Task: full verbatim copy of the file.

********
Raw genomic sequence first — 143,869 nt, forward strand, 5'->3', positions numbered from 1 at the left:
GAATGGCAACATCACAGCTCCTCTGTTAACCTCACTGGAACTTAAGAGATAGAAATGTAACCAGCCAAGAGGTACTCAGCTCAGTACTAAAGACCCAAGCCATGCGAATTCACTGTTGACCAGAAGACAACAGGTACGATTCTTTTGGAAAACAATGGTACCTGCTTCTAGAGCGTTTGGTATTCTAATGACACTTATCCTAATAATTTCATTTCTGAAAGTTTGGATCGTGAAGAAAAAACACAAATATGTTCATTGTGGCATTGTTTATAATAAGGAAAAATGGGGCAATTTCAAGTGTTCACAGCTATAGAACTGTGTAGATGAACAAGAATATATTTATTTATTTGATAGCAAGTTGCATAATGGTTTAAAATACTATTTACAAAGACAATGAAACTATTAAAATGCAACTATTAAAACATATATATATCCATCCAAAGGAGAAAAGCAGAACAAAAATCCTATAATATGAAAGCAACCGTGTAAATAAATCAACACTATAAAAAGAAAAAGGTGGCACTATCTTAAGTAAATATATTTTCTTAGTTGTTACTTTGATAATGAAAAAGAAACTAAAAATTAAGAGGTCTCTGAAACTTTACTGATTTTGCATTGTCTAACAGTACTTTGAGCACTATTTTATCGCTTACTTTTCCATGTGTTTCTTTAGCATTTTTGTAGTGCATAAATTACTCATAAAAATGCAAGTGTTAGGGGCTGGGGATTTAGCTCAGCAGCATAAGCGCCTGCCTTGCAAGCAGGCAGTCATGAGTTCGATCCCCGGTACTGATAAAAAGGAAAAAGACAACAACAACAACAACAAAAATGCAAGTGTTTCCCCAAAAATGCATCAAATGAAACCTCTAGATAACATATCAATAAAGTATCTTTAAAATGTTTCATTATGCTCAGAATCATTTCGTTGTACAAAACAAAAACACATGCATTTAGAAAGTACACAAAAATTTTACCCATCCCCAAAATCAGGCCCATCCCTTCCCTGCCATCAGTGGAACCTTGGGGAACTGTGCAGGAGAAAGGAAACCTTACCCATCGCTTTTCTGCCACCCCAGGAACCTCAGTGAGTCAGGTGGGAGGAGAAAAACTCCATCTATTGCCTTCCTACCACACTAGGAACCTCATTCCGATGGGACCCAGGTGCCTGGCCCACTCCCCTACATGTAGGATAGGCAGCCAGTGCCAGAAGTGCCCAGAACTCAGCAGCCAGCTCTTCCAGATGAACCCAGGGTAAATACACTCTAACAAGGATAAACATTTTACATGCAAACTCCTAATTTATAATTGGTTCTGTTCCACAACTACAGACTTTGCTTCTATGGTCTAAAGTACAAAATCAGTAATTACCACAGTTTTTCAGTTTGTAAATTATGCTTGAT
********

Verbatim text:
Raw genomic sequence first — 143,869 nt, forward strand, 5'->3', positions numbered from 1 at the left:
GAATGGCAACATCACAGCTCCTCTGTTAACCTCACTGGAACTTAAGAGATAGAAATGTAACCAGCCAAGAGGTACTCAGCTCAGTACTAAAGACCCAAGCCATGCGAATTCACTGTTGACCAGAAGACAACAGGTACGATTCTTTTGGAAAACAATGGTACCTGCTTCTAGAGCGTTTGGTATTCTAATGACACTTATCCTAATAATTTCATTTCTGAAAGTTTGGATCGTGAAGAAAAAACACAAATATGTTCATTGTGGCATTGTTTATAATAAGGAAAAATGGGGCAATTTCAAGTGTTCACAGCTATAGAACTGTGTAGATGAACAAGAATATATTTATTTATTTGATAGCAAGTTGCATAATGGTTTAAAATACTATTTACAAAGACAATGAAACTATTAAAATGCAACTATTAAAACATATATATATCCATCCAAAGGAGAAAAGCAGAACAAAAATCCTATAATATGAAAGCAACCGTGTAAATAAATCAACACTATAAAAAGAAAAAGGTGGCACTATCTTAAGTAAATATATTTTCTTAGTTGTTACTTTGATAATGAAAAAGAAACTAAAAATTAAGAGGTCTCTGAAACTTTACTGATTTTGCATTGTCTAACAGTACTTTGAGCACTATTTTATCGCTTACTTTTCCATGTGTTTCTTTAGCATTTTTGTAGTGCATAAATTACTCATAAAAATGCAAGTGTTAGGGGCTGGGGATTTAGCTCAGCAGCATAAGCGCCTGCCTTGCAAGCAGGCAGTCATGAGTTCGATCCCCGGTACTGATAAAAAGGAAAAAGACAACAACAACAACAACAAAAATGCAAGTGTTTCCCCAAAAATGCATCAAATGAAACCTCTAGATAACATATCAATAAAGTATCTTTAAAATGTTTCATTATGCTCAGAATCATTTCGTTGTACAAAACAAAAACACATGCATTTAGAAAGTACACAAAAATTTTACCCATCCCCAAAATCAGGCCCATCCCTTCCCTGCCATCAGTGGAACCTTGGGGAACTGTGCAGGAGAAAGGAAACCTTACCCATCGCTTTTCTGCCACCCCAGGAACCTCAGTGAGTCAGGTGGGAGGAGAAAAACTCCATCTATTGCCTTCCTACCACACTAGGAACCTCATTCCGATGGGACCCAGGTGCCTGGCCCACTCCCCTACATGTAGGATAGGCAGCCAGTGCCAGAAGTGCCCAGAACTCAGCAGCCAGCTCTTCCAGATGAACCCAGGGTAAATACACTCTAACAAGGATAAACATTTTACATGCAAACTCCTAATTTATAATTGGTTCTGTTCCACAACTACAGACTTTGCTTCTATGGTCTAAAGTACAAAATCAGTAATTACCACAGTTTTTCAGTTTGTAAATTATGCTTGAT